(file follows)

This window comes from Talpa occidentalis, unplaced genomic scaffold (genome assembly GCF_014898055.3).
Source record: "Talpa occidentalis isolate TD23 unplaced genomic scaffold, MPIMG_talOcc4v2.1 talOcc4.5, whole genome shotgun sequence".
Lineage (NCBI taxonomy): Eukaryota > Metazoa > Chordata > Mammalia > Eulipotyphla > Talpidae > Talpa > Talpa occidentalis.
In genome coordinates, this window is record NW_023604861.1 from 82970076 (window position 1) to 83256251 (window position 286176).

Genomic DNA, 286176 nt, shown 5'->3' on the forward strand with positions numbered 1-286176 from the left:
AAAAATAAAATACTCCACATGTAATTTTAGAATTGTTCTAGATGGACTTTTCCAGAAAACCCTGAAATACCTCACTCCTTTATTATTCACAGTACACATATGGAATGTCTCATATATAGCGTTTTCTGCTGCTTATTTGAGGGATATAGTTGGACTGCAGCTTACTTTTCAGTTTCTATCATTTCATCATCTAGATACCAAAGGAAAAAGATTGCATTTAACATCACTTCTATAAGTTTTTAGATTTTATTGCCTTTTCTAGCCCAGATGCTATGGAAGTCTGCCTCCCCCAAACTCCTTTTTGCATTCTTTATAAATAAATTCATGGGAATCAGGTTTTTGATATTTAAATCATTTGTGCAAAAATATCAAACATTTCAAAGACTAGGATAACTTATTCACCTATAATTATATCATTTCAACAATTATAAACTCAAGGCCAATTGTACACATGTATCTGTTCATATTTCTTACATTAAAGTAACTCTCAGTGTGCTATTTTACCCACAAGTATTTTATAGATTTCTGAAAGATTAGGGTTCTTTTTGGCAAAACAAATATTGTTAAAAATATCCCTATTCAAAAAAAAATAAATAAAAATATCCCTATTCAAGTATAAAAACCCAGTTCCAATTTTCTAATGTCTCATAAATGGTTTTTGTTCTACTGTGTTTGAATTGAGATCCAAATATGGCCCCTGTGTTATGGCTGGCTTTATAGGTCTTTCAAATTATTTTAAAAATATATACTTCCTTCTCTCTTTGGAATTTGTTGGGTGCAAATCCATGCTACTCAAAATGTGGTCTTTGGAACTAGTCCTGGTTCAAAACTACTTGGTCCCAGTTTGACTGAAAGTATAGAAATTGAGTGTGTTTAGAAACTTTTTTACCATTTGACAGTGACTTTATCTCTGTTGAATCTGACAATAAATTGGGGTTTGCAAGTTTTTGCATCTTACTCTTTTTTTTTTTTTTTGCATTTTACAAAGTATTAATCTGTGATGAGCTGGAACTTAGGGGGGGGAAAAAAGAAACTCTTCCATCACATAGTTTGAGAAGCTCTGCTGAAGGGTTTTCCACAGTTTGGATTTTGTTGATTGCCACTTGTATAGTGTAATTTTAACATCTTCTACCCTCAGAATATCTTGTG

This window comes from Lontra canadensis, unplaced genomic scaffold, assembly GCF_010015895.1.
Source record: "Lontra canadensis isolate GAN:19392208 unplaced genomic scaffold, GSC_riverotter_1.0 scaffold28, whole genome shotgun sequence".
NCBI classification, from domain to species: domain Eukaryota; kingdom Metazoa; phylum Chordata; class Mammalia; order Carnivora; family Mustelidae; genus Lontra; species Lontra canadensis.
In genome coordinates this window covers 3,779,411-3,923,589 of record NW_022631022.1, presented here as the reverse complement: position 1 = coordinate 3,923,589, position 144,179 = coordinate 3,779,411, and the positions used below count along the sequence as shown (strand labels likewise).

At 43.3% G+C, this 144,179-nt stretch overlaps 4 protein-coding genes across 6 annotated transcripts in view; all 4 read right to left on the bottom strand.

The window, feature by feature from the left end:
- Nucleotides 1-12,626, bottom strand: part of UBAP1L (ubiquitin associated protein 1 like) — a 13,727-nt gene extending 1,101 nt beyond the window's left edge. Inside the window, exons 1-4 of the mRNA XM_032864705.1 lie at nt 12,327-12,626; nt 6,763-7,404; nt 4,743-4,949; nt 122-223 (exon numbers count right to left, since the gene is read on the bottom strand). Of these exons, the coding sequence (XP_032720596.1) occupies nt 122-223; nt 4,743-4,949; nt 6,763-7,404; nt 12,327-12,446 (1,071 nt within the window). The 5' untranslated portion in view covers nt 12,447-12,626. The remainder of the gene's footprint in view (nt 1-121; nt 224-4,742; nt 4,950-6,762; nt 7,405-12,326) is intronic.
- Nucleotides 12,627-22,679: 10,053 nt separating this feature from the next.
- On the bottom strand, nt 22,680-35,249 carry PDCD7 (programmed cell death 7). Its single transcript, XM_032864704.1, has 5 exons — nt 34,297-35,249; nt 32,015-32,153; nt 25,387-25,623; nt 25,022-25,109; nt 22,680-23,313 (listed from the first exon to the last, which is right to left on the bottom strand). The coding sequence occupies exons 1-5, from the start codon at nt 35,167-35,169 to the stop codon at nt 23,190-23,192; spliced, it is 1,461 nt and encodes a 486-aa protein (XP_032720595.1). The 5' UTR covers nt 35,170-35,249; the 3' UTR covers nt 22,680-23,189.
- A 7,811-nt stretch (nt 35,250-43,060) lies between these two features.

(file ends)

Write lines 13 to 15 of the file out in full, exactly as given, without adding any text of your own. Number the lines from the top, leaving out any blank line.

- Nucleotides 1-12,626, bottom strand: part of UBAP1L (ubiquitin associated protein 1 like) — a 13,727-nt gene extending 1,101 nt beyond the window's left edge. Inside the window, exons 1-4 of the mRNA XM_032864705.1 lie at nt 12,327-12,626; nt 6,763-7,404; nt 4,743-4,949; nt 122-223 (exon numbers count right to left, since the gene is read on the bottom strand). Of these exons, the coding sequence (XP_032720596.1) occupies nt 122-223; nt 4,743-4,949; nt 6,763-7,404; nt 12,327-12,446 (1,071 nt within the window). The 5' untranslated portion in view covers nt 12,447-12,626. The remainder of the gene's footprint in view (nt 1-121; nt 224-4,742; nt 4,950-6,762; nt 7,405-12,326) is intronic.
- Nucleotides 12,627-22,679: 10,053 nt separating this feature from the next.
- On the bottom strand, nt 22,680-35,249 carry PDCD7 (programmed cell death 7). Its single transcript, XM_032864704.1, has 5 exons — nt 34,297-35,249; nt 32,015-32,153; nt 25,387-25,623; nt 25,022-25,109; nt 22,680-23,313 (listed from the first exon to the last, which is right to left on the bottom strand). The coding sequence occupies exons 1-5, from the start codon at nt 35,167-35,169 to the stop codon at nt 23,190-23,192; spliced, it is 1,461 nt and encodes a 486-aa protein (XP_032720595.1). The 5' UTR covers nt 35,170-35,249; the 3' UTR covers nt 22,680-23,189.